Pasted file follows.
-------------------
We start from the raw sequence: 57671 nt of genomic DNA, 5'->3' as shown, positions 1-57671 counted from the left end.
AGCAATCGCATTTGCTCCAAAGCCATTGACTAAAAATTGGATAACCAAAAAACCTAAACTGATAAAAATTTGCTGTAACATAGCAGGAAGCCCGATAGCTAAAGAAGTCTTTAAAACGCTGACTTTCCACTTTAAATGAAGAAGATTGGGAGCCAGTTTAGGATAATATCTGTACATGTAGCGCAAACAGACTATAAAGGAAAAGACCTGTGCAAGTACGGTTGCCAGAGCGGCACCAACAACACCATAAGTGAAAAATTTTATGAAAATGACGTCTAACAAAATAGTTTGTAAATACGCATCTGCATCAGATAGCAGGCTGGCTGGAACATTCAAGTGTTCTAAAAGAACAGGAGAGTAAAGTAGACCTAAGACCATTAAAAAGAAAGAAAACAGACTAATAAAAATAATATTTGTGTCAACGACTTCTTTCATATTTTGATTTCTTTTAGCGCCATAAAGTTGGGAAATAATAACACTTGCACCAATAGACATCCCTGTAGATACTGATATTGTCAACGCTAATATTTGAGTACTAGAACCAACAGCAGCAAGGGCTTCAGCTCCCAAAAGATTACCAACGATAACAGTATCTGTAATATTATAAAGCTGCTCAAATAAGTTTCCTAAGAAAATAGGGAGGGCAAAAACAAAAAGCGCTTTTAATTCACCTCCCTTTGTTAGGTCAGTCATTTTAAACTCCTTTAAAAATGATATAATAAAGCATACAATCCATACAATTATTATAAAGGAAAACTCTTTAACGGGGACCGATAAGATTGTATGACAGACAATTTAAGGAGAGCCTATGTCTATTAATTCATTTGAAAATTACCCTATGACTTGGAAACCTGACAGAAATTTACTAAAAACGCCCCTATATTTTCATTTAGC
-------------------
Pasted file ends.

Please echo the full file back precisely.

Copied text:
We start from the raw sequence: 57671 nt of genomic DNA, 5'->3' as shown, positions 1-57671 counted from the left end.
AGCAATCGCATTTGCTCCAAAGCCATTGACTAAAAATTGGATAACCAAAAAACCTAAACTGATAAAAATTTGCTGTAACATAGCAGGAAGCCCGATAGCTAAAGAAGTCTTTAAAACGCTGACTTTCCACTTTAAATGAAGAAGATTGGGAGCCAGTTTAGGATAATATCTGTACATGTAGCGCAAACAGACTATAAAGGAAAAGACCTGTGCAAGTACGGTTGCCAGAGCGGCACCAACAACACCATAAGTGAAAAATTTTATGAAAATGACGTCTAACAAAATAGTTTGTAAATACGCATCTGCATCAGATAGCAGGCTGGCTGGAACATTCAAGTGTTCTAAAAGAACAGGAGAGTAAAGTAGACCTAAGACCATTAAAAAGAAAGAAAACAGACTAATAAAAATAATATTTGTGTCAACGACTTCTTTCATATTTTGATTTCTTTTAGCGCCATAAAGTTGGGAAATAATAACACTTGCACCAATAGACATCCCTGTAGATACTGATATTGTCAACGCTAATATTTGAGTACTAGAACCAACAGCAGCAAGGGCTTCAGCTCCCAAAAGATTACCAACGATAACAGTATCTGTAATATTATAAAGCTGCTCAAATAAGTTTCCTAAGAAAATAGGGAGGGCAAAAACAAAAAGCGCTTTTAATTCACCTCCCTTTGTTAGGTCAGTCATTTTAAACTCCTTTAAAAATGATATAATAAAGCATACAATCCATACAATTATTATAAAGGAAAACTCTTTAACGGGGACCGATAAGATTGTATGACAGACAATTTAAGGAGAGCCTATGTCTATTAATTCATTTGAAAATTACCCTATGACTTGGAAACCTGACAGAAATTTACTAAAAACGCCCCTATATTTTCATTTAGC